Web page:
What is the most likely diagnosis to frequently cause acute delirium in patients with dementia?
Mr. White is an elderly patient whose chief complaints include increased confusion, restlessness at night, visual hallucinations, and urinary incontinence in addition to a history of hypertension, COPD, and modern dementia. Delirium and dementia are defined as the two most common causes of cognitive impairment among older adults, and this interrelation may be caused – as well as maybe the cause of – a variety of health problems and unpredictable complications (Fong, Davis, Growdon, Albuquerque, & Inouye, 2015). Delirium results in a disturbance in mental abilities, confusion, and reduced awareness and is usually observed in about 20% of older patients (Richardson et al., 2017). Therefore, such symptoms as confusion, hallucinations, and restlessness can prove the presence of delirium in a patient.
Dementia is a mental disease characterized by a set of symptoms that include memory problems, anxiety, or agitation along with a considerable decline from the last baseline (Lippmann & Perugula, 2016). Mr. White is in a higher-risk group due to multiple factors, including his age, hypertension history, and COPD with tachypnea as its outcome. However, consideration of such problems as urinary incontinence and mildly enlarged prostate may be used to prove the presence of another disease.
Regarding the patient’s problems with delirium and dementia, Mr. White may be diagnosed with unspecified adverse effects of drug or medicament (T88.7) or as challenged by a urinary tract infection. Urinary tract infections (ICD-10-CM-N39.0) are serious bacterial infections among geriatric patients with dementia and delirium (Chae & Miller, 2015). Infections and drugs are the main precipitating factors of delirium in older patients (Oh, Fong, Hshieh, & Inouye, 2017). New symptoms may occur with time.
What additional testing should you consider if any?
In addition to the MMSE test that has already been taken by the patient, several new tests should be considered to check the correctness of the diagnosis. For example, an ECG can be used to check the work of the heart and identify any changes (Bates, 2017). Also, clinicians should be ready to take various laboratory tests like blood counts or CRP and check the levels of electrolytes, creatinine, and calcium. Urine and blood cultures should be tested for glucose, alcohol, and drugs to comprehend what may cause the rise of delirium (Solomon, 2017). CSF, EEG, and CT may be used to test for cognitive problems that can influence the work of the brain or prove the presence of infection in the body. Chest X-rays are necessary for patients with a history of COPD and tachypnea. Finally, O2 saturation should be a part of the physical examination to evaluate all possible vital signs.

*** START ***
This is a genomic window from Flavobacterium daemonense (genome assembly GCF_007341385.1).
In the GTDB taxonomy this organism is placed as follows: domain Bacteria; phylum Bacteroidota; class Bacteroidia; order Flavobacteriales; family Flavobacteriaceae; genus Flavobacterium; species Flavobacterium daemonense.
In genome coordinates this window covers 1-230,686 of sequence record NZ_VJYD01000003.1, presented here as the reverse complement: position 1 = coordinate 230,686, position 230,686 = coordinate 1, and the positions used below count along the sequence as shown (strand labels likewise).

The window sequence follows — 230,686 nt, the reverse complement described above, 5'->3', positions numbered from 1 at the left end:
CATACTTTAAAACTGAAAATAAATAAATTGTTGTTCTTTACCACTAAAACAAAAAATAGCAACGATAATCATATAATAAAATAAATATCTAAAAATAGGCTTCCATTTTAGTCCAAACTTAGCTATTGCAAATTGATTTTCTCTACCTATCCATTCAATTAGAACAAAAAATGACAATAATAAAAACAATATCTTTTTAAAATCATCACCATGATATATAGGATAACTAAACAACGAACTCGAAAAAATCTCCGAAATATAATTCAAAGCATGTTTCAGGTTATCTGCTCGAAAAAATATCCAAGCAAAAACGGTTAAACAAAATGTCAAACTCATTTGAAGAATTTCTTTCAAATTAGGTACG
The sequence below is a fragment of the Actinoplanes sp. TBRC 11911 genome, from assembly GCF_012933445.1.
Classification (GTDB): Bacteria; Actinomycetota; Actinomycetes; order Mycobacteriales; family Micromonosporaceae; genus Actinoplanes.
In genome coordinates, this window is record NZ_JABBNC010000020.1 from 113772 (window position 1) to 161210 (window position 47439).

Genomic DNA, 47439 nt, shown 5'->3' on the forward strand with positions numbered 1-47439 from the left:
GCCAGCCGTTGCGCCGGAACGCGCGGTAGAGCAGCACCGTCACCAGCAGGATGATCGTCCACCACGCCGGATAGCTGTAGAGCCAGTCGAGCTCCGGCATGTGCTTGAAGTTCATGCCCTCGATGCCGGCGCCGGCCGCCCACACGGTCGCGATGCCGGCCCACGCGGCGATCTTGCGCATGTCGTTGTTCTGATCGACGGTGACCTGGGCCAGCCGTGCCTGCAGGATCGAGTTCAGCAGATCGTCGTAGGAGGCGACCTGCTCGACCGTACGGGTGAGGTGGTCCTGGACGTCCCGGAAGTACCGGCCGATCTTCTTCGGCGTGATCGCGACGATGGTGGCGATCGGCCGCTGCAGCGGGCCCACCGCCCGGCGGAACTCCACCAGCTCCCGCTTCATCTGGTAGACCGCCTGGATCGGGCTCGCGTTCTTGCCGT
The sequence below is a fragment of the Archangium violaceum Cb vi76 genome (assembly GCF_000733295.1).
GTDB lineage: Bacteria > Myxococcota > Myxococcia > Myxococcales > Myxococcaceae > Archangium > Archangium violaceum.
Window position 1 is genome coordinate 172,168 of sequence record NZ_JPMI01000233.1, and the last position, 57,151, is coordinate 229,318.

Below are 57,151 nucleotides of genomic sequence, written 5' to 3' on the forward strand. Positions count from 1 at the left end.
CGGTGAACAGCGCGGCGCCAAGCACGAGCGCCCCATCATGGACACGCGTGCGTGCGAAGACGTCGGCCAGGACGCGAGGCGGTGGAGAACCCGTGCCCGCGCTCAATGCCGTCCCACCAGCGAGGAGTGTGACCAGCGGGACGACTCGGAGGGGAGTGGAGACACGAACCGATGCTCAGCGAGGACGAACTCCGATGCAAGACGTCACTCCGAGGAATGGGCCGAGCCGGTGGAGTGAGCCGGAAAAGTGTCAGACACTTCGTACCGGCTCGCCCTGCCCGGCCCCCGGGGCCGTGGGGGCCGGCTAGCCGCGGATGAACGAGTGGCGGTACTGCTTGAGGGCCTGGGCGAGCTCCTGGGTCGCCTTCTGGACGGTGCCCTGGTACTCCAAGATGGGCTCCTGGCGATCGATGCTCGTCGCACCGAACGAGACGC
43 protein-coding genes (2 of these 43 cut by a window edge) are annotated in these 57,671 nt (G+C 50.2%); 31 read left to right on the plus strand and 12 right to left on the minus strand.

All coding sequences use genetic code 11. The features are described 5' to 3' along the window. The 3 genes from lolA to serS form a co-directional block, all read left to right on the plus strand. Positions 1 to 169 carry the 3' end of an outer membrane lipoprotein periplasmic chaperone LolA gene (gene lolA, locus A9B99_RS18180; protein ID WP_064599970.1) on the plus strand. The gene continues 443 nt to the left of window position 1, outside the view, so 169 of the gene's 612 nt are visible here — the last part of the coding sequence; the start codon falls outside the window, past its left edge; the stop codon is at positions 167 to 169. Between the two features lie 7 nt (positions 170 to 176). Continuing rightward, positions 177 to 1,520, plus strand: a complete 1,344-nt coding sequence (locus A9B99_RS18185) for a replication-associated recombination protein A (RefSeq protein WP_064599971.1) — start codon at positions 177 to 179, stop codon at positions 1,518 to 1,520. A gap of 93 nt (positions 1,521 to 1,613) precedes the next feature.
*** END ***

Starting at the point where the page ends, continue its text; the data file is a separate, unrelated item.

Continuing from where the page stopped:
What are treatment options to consider with this patient?
Treatment for people with delirium and dementia who suffer from different infections and inappropriate drug use can be divided into pharmacological and non-pharmacological categories. On the one hand, medications can help decrease the level of pain, and psychotropic medications are required to control delirium behaviors. Clinicians should note disturbance and delusions (Solomon, 2017). Oh, et al. (2017) suggest such drugs as melatonin orally or xenon to reduce the problems and changes caused by delirium. However, some drugs may have a negative impact, and side effects should be evaluated and controlled thoroughly.
Non-pharmacological treatment is integral to the care of the older patient. It aims at managing behavioral problems and improving communication help to reduce self-harm among patients (Solomon, 2017). Nutrition, physical exercise and supportive therapy are suggested as the main treatment options for such patients as Mr. White.
Bates, C. (2017). Confusion and delirium in the acute setting. Medicine, 45(2), 110-114. Web.
Chae, J.H.J., & Miller, B.J. (2015). Beyond urinary tract infections (UTIs) and delirium: A systematic review of UTIs and neuropsychiatric disorders. Journal of Psychiatric Practice, 21(6), 402-411. Web.
Fong, T.G., Davis, D., Growdon, M.E., Albuquerque, A., & Inouye, S.K. (2015). The interface between delirium and dementia in elderly adults. Lancet Neural, 14(8), 823-832. Web.
Lippmann, S., & Perugula, M.L. (2016). Delirium or dementia? Innovations in clinical neuroscience, 13(9-10), 56-57.
Oh, E.S., Fong, T.G., Hshieh, T.T., & Inouye, S.K. (2017). Delirium in older persons: Advances in diagnosis and treatment. JAMA, 318(12), 1161-1174. Web.
Richardson, S.J., Davis, D.H., Stephan, B., Robinson, L., Brayne, C., Barnes, L., … Allan, L.M. (2017). Protocol for the delirium and cognitive impact in dementia (DECIDE) study: A nested prospective longitudinal cohort study. BMC Geriatrics, 17(1), 98. Web.
Solomon, C. (2017). Delirium in hospitalized older patients. The New England Journal of Medicine, 377(15), 1456-1466. Web.